Prunus Spinosa - Sloe Berry Trees

Key Data
Misc Edible Fruit / Nuts, Self fertile, Shrub, Wildlife Value
Shade Partial Shade
Area Coastal Areas, Exposed Windy Areas
Soil Acidic
Colour White/Cream
Type Hedging, Native

Free Delivery
On all orders over £50*

12 Month

Order Value

Please CLICK on the required size below (even if only one option is available).

SIZES 1-9 10-4950-249250-9991000+
40/60 cm Plenty of Stock£1.56Plenty of Stock£0.89Plenty of Stock£0.39Plenty of Stock£0.37Plenty of Stock£0.34
60/80 cm Plenty of Stock£1.79Plenty of Stock£1.19Plenty of Stock£0.49Plenty of Stock£0.42Plenty of Stock£0.40
90/120 cm Plenty of Stock£2.95Plenty of Stock£1.89Plenty of Stock£1.59Plenty of Stock£1.39Plenty of Stock£1.09

Sizing Guide HelpMore details: Sizing Guide


  Apr May Jun Jul Aug Sep Oct Nov Dec Jan Feb Mar


  In Season   Out of season

Blackthorn Hedge Plants - Delivered by Mail Order from the Nursery with a 1 Year Guarantee

Blackthorn, Prunus spinosa, also known as Sloe, is a tough, thorny, animal-proof country hedging plant that is covered in white blossom in early spring, before the leaves appear. It is suitable for most soils, apart from chalk.
Blackthorn is a big shrub that will make a solid looking hedge up to about 4 metres tall.

Blackthorn hedge plants are only delivered bareroot, during winter (Nov-March).

Choosing a size:
When you are ordering Blackthorn plants for a hedge, we generally recommend that you use plants that are graded at 40/60cms or 60/80cms. These young, unbranched plants are called whips; they are cheaper than large plants, easier to handle and they will establish well in poor conditions. Use larger plants when you need a tall hedge quickly, or if you are going to let them grow into trees. All our hedge plants are measured by their height in centimetres above the ground (the roots aren't measured).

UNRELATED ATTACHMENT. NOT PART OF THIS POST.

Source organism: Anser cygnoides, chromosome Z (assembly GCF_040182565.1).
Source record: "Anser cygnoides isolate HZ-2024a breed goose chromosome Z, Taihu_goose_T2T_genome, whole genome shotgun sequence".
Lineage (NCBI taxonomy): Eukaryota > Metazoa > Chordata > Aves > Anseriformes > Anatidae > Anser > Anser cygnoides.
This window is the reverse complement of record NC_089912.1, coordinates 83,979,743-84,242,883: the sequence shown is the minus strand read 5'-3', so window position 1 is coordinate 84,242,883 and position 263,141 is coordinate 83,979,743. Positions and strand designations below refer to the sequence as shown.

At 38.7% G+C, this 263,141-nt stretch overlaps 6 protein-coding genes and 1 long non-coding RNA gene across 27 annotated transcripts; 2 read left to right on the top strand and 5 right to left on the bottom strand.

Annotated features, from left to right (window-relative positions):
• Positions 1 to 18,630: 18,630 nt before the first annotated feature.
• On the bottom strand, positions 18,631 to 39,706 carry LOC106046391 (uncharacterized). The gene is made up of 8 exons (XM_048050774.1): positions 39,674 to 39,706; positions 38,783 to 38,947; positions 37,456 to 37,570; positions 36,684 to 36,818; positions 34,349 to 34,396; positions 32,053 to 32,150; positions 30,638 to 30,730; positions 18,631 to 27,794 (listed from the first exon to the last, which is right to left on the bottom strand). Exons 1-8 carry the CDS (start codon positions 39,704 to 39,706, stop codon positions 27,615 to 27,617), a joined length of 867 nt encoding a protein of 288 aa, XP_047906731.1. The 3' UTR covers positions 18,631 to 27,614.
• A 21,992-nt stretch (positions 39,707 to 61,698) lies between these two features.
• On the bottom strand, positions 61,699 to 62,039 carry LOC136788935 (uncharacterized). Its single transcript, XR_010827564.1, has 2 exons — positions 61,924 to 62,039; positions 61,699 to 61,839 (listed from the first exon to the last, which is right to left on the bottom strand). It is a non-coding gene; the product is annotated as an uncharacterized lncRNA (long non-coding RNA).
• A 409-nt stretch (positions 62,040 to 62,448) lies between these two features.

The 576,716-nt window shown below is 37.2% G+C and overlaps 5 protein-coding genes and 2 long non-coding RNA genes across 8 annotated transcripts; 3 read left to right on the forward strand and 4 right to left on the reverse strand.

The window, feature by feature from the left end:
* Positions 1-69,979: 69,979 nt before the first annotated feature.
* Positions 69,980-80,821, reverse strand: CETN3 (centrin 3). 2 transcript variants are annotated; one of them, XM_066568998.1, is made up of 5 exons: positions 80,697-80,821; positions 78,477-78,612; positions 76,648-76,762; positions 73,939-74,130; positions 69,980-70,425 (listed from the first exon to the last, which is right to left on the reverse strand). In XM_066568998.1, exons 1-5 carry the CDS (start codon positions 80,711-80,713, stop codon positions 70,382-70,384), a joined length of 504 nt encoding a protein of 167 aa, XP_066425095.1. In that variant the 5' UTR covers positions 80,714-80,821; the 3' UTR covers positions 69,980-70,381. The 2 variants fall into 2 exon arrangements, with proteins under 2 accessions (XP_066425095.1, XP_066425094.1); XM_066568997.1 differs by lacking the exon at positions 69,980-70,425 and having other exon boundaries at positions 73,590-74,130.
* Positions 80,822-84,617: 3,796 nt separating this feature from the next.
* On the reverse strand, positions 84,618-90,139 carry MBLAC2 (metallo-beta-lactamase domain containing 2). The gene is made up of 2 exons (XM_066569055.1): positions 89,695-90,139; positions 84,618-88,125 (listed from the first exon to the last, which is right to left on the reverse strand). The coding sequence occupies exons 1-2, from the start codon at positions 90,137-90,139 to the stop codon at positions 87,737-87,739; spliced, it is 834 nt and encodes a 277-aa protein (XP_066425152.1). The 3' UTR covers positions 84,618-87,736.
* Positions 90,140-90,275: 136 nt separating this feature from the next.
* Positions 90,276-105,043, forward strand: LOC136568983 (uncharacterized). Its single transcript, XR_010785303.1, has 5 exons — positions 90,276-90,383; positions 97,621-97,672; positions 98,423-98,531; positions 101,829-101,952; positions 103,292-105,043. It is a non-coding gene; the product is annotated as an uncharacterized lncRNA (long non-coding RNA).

Spacing a Blackthorn hedge:
Plant Blackthorn hedging at 3 plants per metre, 33cms apart.
You can also plant Blackthorn at 5 plants per metre in a staggered double row, with 33 cms between each plant and 40cms between the rows.

General description of Blackthorn plants:
Blackthorn is a large, deciduous native shrub. In late February and early March, the blackish branches are hidden underneath dense clouds of fluffy white flowers. The mid-sized, dark green, oval leaves emerge after the flowers and the fruit, called sloes or sloe berries, ripen in late autumn, with a bloom of pale blue powder over the dark purple skin.
Blackthorn hedges produce dense suckers from ground level, forming a dense, impenetrable thicket. It is an ideal plant for a hedge mix intended to contain sheep and goats. However, its long thorns present a small risk the eyes of larger, less agile animals like cows and horses: hawthorn is a safe alternative. Blackthorn is commonly planted as a barrier hedge around allotments, as it is both secure and produces useful fruit.
A Blackthorn hedge makes a home for a mass of wildlife: nightingales nest in it and a range of endangered moth and butterfly larvae eat the leaves, including the Emperor Moth.

History & uses of Prunus spinosa
Blackthorn is much prized for walking sticks and only blackthorn or oak wood is used to make a real Irish sail eille (shillelagh in English). In Southern Ireland, County Kerry, there is a town called Killarney, which means "church of sloes".
It makes good firewood.
Prunus spinosa is self-fertile and Sloe berries are traditionally used for infusing with gin, vodka and brandy, but they also make good jam. In colder parts of the country where frosts come early, you can try leaving ripe Sloes on the branch; a touch of frost will make them surprisingly sweet.

Hi, just a note to let you know that we do use cookies for our web site. They are used to help us determine what our customers really want and therefore to give them the best service they deserve. We also use cookies to enable you to buy products from us online and do so in a convenient and secure manner.

Thank you, The Ashridge Nurseries Team.

Back to top